The coronavirus outbreak is testing the resilience of the food and drink supply chain. But what are the biggest challenges, and how are retailers and suppliers coping so far?
How will factories and supermarkets cope with a looming workforce crisis?
As former Sainsbury’s boss Justin King has warned, there are greater threats to the industry than stockpiling.
It looks sadly inevitable the food and drink sector, like everywhere else, will be hit with high numbers of staff sickness, with government scientists expecting the number of cases to surge next week. It is coping with this major threat to the workforce that presents perhaps the biggest challenge.
Despite temporary shortages of some items, supply chains have proved resilient to surges in demand, but it will be far harder to cope amid mass absenteeism of seasonal workers on farms, and of factory workers, drivers, store pickers and checkout staff.
Sources say this is the main priority facing the Food Chain Emergency Liaison Group (FCELG), which held its first meeting since the crisis began on Friday, but will now meet weekly.
Billed as the food equivalent of the government’s Cobra, the group will look at bringing in many of the type of emergency plans for food shortages that were drawn up amid repeated threats of a no-deal Brexit last year. They include, as The Grocer revealed this week, using the army to deliver food to retailers, to help suppliers hit by staff shortages.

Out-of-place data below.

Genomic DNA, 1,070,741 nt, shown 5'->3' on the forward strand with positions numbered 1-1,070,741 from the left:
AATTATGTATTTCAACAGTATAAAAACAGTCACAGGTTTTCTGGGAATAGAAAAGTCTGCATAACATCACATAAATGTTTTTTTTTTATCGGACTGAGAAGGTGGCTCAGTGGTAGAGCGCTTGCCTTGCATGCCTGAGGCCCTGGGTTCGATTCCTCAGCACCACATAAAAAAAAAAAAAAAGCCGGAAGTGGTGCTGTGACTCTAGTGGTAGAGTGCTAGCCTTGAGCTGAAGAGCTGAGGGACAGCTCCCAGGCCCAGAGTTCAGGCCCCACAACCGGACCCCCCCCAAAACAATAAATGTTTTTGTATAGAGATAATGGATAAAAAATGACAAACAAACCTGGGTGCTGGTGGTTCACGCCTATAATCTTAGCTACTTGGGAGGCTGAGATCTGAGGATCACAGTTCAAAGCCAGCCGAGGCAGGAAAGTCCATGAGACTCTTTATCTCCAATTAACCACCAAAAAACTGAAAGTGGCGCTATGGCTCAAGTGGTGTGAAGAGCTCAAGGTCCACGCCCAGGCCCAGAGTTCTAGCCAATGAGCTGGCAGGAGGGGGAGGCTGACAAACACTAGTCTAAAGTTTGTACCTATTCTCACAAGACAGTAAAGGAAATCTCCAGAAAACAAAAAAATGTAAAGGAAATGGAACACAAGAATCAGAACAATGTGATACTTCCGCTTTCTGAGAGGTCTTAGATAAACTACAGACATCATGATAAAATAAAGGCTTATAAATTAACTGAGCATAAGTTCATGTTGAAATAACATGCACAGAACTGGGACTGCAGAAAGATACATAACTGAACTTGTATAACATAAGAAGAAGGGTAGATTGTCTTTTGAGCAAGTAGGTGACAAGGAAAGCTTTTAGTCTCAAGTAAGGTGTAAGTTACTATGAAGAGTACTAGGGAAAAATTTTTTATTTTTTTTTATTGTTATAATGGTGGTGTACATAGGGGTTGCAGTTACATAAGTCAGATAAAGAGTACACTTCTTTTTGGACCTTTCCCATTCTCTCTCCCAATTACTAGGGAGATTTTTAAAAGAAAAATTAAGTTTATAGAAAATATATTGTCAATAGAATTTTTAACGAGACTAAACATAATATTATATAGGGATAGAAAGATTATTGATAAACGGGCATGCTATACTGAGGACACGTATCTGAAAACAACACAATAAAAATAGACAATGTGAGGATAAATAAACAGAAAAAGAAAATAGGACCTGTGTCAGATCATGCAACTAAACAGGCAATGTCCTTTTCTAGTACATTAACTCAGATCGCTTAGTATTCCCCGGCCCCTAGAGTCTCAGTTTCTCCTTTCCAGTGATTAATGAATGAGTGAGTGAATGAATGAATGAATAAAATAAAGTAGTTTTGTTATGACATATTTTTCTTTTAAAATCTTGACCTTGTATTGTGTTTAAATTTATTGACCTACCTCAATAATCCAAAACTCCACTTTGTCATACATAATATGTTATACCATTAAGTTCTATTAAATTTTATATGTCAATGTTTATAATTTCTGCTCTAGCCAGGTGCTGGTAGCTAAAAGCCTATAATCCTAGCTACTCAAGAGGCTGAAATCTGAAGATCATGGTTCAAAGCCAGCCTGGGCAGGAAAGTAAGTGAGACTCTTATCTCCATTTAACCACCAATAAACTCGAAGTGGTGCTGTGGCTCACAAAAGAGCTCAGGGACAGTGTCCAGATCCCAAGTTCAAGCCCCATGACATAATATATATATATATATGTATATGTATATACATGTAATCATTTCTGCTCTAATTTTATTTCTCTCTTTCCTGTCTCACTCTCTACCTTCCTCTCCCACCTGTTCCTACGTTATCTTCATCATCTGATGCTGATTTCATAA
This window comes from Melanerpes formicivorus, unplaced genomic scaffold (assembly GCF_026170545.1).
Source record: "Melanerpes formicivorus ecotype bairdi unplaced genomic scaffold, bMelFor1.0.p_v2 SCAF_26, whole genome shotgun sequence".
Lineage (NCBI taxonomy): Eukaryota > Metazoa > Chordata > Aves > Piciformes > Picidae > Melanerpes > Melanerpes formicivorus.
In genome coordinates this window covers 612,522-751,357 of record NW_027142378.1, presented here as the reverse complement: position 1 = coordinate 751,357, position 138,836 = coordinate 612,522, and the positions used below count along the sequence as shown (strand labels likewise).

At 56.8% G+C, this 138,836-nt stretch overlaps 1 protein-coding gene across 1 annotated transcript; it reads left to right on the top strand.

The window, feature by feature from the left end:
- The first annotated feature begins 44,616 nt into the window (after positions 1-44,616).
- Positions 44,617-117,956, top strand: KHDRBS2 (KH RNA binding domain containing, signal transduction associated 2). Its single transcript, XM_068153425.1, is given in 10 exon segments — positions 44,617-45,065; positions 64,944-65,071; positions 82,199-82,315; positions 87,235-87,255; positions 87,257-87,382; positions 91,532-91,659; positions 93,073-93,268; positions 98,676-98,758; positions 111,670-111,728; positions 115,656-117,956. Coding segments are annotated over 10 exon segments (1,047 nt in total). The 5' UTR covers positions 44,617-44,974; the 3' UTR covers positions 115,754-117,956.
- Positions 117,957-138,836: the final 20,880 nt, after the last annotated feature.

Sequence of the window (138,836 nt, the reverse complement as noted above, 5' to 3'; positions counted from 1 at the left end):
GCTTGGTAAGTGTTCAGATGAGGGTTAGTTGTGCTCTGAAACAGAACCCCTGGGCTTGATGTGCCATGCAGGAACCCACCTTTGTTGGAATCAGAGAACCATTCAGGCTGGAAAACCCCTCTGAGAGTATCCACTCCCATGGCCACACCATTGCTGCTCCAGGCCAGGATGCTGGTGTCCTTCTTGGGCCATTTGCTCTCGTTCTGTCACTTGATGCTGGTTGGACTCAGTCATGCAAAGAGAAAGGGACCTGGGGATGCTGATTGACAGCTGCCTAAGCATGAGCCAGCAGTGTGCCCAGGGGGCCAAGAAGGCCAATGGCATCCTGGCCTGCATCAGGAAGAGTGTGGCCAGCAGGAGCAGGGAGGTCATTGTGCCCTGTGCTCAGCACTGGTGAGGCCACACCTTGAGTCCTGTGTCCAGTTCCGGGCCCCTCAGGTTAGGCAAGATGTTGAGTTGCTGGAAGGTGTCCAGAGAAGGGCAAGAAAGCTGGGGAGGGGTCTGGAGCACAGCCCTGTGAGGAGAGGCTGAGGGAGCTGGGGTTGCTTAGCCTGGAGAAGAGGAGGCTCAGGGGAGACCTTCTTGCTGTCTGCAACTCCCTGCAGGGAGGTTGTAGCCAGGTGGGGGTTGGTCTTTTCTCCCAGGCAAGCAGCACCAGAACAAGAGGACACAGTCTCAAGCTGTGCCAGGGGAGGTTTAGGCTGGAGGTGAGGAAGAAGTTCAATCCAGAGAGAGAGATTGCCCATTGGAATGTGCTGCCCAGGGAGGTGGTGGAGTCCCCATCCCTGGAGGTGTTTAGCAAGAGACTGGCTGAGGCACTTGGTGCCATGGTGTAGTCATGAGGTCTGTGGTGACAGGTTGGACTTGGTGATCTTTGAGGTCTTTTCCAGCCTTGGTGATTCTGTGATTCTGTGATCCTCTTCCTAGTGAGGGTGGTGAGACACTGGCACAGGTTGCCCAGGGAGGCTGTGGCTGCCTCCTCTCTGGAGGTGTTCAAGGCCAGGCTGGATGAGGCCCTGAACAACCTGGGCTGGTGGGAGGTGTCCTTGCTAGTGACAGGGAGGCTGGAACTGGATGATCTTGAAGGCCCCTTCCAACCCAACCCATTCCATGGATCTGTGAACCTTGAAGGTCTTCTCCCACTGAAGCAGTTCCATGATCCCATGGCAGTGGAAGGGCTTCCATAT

“If the predictions are right about the proportion of the workforce that could be affected, then it is going to be a major issue, from manning suppliers’ factories to lorry drivers,” says an FCELG source.
Iceland MD Richard Walker has called on the government to provide much more detail on how the spread of the virus is expected to develop, so companies can try to manage the workforce crisis, calling for a senior cabinet minister to co-ordinate the response.
“It would be good if they had a senior cabinet person reporting direct to Boris to actually look across the whole gambit,” he says.
“We would like to see more sharing of the modelling in terms of how they think this thing will spread, where and when, and the sequencing of the delay phase.
“That’s very important for us so we can manage our workforce and our cashflow.”
Indeed, one of the biggest sources of frustration at the slow government response to the crisis has been lack of advice to companies over contingency planning.
Guidance published by Public Health England last month included advising businesses against the wearing of face masks, as well as other general health advice. But businesses have criticised the lack of detail compared with the 2011 advice, which was published amid fears of a previous flu pandemic. That included guidance on how to react to a crisis, such identifying pandemic co-ordinators and teams with defined roles and responsibilities for preparedness and response planning.